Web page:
Figures released by the Association of Directors of Children’s Services (ADCS) shows a “significant shift” in the home education community. They indicate a “surge” of new referrals combined with “an increase in cases with social care, SEND and multi-agency involvement”. Children and Young People Now reports.
The findings were drawn from the ADCS’s elective home education (EHE) survey sent out to all 152 councils in England.
Responses were received from 132 councils, the highest response the survey has attracted in four years, showing an estimated 78,800 children and young people were home educated at some point during the 2018/19 academic year.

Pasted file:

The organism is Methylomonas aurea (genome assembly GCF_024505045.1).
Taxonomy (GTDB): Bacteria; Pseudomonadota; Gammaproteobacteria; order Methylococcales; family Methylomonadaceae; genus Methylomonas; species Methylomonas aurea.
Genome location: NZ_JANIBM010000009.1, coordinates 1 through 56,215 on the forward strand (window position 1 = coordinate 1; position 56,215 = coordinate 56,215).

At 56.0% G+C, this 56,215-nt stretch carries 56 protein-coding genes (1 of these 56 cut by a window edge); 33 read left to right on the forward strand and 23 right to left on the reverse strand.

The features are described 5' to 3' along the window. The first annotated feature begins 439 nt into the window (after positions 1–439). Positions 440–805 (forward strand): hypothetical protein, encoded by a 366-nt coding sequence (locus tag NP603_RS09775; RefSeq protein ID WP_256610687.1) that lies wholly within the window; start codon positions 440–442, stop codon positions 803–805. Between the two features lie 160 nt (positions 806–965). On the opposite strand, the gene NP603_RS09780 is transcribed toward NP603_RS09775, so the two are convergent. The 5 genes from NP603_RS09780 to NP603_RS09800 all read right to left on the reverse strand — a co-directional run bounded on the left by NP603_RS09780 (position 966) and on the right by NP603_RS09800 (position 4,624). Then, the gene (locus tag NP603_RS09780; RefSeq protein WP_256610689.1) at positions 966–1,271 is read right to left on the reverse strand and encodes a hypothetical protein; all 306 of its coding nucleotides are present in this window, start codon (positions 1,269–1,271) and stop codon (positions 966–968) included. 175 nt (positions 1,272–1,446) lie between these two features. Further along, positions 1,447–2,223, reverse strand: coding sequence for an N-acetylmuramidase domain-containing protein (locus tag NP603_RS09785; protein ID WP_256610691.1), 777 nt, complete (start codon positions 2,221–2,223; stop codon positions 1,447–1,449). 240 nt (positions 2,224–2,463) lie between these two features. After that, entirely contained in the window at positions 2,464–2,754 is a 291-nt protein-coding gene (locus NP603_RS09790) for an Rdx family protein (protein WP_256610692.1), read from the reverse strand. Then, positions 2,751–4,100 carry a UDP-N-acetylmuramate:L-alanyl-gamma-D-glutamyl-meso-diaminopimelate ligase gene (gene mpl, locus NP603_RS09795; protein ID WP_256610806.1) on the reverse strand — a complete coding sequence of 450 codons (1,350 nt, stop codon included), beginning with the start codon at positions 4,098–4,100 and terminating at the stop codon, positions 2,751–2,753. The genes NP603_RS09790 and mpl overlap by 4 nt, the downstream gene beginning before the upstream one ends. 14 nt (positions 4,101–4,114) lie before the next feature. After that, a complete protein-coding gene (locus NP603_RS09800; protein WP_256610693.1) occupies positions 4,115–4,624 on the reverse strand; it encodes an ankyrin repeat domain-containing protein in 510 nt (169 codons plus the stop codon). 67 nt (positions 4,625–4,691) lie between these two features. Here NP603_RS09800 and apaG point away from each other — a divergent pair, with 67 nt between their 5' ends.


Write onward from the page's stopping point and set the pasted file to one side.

Of this cohort, 38 councils said between six per cent and 10 per cent had an education, health and care (EHC) plan.
The report says “The surge [in the number of EHE families] notably involves cases which are increasing in complexity and, consequently, require more robust monitoring, support and multi-agency involvement.”
Gail Tolley, chair of the ADCS’s educational achievement policy committee, said “It is simply not good enough that we have no way of knowing whether all children and young people being educated at home are safe, receiving a suitable education and that their health and social development needs are being met.”
Read the full article Councils reports rise in number of home-educated children with complex needs
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